First off...

Say you have your house listed for sale at a reasonable price and it is in good condition. Maybe your neighbor down the street has their home priced higher and doesn't like the competition of yours. What's to stop them from trolling the listing for your house and saying all the (unsubstantiated) negative things about it just to drive buyers away and look at his house instead?

Second off...

The return and tab keys are your friends
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Old 01-11-2019, 09:10 AM
 
Location: Cary, NC
32,359 posts, read 56,580,082 times
Reputation: 31073
Quote:
Originally Posted by TarHeelNick View Post
First off...

Say you have your house listed for sale at a reasonable price and it is in good condition. Maybe your neighbor down the street has their home priced higher and doesn't like the competition of yours. What's to stop them from trolling the listing for your house and saying all the (unsubstantiated) negative things about it just to drive buyers away and look at his house instead?

Second off...

The return and tab keys are your friends
Third...
Information asymmetry?
That blade has two edges.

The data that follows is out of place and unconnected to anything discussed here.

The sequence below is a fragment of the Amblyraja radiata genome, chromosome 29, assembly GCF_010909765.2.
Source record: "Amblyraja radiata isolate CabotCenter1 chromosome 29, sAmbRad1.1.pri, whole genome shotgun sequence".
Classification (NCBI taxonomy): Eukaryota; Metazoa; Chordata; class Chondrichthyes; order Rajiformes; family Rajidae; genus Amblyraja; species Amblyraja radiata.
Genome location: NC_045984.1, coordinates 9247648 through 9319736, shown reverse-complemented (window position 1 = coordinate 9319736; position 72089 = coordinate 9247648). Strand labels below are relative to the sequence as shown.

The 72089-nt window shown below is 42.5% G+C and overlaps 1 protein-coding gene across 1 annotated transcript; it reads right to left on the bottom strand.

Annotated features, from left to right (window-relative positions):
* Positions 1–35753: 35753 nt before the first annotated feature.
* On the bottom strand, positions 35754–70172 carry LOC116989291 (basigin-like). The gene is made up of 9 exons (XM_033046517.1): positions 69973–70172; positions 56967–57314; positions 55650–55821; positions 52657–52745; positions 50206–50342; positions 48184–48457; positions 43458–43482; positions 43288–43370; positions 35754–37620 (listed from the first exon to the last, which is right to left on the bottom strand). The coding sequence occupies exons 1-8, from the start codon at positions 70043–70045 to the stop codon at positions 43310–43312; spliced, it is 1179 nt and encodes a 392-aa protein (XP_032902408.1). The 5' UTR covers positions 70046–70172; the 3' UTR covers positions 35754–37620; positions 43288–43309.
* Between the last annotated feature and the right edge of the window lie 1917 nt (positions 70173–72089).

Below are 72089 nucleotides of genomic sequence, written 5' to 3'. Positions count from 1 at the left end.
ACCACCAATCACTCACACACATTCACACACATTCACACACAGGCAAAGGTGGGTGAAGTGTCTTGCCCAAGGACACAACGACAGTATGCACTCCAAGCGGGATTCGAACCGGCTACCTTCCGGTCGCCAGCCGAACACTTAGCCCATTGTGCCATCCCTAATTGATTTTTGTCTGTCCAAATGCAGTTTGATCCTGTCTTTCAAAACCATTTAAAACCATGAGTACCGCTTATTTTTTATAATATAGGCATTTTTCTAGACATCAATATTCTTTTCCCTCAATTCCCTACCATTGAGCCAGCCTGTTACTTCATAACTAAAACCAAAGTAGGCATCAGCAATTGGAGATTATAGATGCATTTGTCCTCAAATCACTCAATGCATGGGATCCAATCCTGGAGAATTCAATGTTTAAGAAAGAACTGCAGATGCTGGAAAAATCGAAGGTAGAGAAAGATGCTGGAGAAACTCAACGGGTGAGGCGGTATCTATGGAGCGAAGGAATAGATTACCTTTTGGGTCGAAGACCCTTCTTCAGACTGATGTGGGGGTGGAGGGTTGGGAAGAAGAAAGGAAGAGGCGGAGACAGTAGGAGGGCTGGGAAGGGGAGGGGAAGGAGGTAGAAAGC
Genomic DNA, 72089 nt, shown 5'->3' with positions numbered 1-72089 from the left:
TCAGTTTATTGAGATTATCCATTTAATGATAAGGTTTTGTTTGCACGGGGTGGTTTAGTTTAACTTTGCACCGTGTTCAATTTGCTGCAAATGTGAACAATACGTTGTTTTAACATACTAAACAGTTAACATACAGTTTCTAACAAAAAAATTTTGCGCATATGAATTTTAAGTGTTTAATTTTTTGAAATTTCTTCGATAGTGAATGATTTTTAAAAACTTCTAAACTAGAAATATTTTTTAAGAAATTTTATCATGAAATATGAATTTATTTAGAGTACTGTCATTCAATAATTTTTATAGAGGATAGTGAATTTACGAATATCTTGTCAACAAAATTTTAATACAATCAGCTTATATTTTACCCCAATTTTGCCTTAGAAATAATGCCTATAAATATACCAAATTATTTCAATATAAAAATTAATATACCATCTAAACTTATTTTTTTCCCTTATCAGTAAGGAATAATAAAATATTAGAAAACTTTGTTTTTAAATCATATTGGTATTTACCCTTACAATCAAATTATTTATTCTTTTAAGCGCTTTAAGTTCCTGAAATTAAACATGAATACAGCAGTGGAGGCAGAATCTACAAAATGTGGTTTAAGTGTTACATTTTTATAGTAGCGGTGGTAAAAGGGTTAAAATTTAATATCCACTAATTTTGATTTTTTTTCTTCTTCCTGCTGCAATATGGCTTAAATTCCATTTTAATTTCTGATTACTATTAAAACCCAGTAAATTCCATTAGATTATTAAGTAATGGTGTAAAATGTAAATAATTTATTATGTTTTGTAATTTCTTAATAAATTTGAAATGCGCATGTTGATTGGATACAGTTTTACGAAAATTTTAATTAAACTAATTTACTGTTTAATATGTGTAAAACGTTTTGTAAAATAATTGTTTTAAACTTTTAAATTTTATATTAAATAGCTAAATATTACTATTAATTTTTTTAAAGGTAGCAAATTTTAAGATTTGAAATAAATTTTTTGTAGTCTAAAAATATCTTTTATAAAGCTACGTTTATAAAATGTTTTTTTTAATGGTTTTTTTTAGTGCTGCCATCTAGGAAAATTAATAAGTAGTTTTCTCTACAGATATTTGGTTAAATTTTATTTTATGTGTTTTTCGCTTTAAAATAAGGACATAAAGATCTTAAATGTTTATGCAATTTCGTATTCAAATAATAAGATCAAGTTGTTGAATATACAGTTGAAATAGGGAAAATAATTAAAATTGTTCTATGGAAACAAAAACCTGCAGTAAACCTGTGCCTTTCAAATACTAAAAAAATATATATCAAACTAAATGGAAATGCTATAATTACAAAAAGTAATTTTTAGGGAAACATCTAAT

Say, I have a house under contract. The listing agent and seller has no clue about myriad details of information about my buyers. None.

And, it is data that could offer leverage in negotiations.

They don't know if my buyer has just frozen their listing and is still looking, if the house is a "perfect" fit, or they are "settling."
They don't know if my buyer is stretching to pay $400,000, or is pre-approved for much more and would jump on a $500,000 house like a wolf on raw meat if they saw one they liked better.
They don't know that the in-laws are disabled and really need that main level guest suite when they visit.

Etc.
Etc.

And, I ain't telling until the dealings done, if even then.
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Old 01-11-2019, 03:44 PM